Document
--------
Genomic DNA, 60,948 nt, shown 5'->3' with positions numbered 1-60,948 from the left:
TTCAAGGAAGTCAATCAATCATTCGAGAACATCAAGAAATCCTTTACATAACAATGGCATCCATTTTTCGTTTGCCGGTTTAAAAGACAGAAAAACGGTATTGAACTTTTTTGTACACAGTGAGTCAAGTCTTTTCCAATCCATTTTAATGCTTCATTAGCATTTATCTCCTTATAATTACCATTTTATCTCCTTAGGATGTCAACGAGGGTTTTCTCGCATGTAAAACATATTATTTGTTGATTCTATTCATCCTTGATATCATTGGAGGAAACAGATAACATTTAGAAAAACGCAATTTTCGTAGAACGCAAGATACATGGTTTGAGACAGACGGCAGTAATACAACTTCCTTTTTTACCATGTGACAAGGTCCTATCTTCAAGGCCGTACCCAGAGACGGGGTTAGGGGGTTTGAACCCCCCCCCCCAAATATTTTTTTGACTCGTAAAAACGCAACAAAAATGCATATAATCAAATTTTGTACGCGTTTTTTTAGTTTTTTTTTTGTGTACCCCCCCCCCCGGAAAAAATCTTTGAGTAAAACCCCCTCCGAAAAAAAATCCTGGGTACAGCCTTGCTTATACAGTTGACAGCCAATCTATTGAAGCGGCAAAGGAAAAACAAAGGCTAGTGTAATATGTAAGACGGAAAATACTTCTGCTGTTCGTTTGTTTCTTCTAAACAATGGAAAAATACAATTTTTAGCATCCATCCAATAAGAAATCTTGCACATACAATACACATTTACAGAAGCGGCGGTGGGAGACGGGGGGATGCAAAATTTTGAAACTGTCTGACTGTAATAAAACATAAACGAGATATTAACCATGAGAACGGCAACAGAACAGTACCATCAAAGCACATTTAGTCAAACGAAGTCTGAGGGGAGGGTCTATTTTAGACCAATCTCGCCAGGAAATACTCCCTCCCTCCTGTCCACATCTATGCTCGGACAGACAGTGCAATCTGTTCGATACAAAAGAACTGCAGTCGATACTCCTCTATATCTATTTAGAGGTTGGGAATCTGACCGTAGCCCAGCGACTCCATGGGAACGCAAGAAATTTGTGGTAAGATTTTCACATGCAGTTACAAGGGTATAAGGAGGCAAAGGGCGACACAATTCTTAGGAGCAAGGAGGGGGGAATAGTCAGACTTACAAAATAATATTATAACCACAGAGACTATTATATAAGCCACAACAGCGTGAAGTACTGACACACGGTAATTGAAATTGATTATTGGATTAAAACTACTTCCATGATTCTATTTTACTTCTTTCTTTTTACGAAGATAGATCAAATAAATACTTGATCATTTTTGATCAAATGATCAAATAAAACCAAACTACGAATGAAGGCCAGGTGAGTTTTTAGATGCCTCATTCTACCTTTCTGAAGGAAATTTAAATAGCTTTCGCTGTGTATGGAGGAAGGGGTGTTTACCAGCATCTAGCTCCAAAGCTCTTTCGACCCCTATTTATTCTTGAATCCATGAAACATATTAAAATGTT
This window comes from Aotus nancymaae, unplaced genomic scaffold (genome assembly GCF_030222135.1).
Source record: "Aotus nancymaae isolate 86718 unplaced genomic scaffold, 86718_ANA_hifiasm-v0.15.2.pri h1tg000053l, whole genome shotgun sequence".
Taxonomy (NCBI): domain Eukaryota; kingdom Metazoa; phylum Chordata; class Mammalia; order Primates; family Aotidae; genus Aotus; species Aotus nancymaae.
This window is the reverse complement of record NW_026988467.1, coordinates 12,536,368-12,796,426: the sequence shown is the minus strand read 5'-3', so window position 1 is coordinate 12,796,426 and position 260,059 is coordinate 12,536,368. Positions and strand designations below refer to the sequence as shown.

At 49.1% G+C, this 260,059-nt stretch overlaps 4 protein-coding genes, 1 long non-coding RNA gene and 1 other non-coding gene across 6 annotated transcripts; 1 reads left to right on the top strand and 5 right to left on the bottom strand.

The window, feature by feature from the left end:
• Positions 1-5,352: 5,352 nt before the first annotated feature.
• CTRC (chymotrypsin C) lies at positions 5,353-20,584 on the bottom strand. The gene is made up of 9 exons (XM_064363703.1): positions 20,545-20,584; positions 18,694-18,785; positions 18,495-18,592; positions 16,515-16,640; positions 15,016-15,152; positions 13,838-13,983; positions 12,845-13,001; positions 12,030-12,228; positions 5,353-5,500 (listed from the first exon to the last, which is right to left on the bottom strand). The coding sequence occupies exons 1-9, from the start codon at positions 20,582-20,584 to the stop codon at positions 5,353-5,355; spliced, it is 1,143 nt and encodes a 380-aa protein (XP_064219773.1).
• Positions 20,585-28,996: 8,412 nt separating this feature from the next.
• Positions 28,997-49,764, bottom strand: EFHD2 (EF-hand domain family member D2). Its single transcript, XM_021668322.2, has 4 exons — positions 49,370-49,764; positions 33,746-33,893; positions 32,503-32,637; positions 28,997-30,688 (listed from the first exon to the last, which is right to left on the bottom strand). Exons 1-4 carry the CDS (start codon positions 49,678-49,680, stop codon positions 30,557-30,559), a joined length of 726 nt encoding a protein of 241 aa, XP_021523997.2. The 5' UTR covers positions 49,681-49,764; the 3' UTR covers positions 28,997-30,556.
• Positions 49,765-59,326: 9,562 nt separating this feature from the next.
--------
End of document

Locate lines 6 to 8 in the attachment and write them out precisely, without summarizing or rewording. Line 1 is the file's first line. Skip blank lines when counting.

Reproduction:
This window is the reverse complement of record NW_026988467.1, coordinates 12,536,368-12,796,426: the sequence shown is the minus strand read 5'-3', so window position 1 is coordinate 12,796,426 and position 260,059 is coordinate 12,536,368. Positions and strand designations below refer to the sequence as shown.

At 49.1% G+C, this 260,059-nt stretch overlaps 4 protein-coding genes, 1 long non-coding RNA gene and 1 other non-coding gene across 6 annotated transcripts; 1 reads left to right on the top strand and 5 right to left on the bottom strand.

The window, feature by feature from the left end: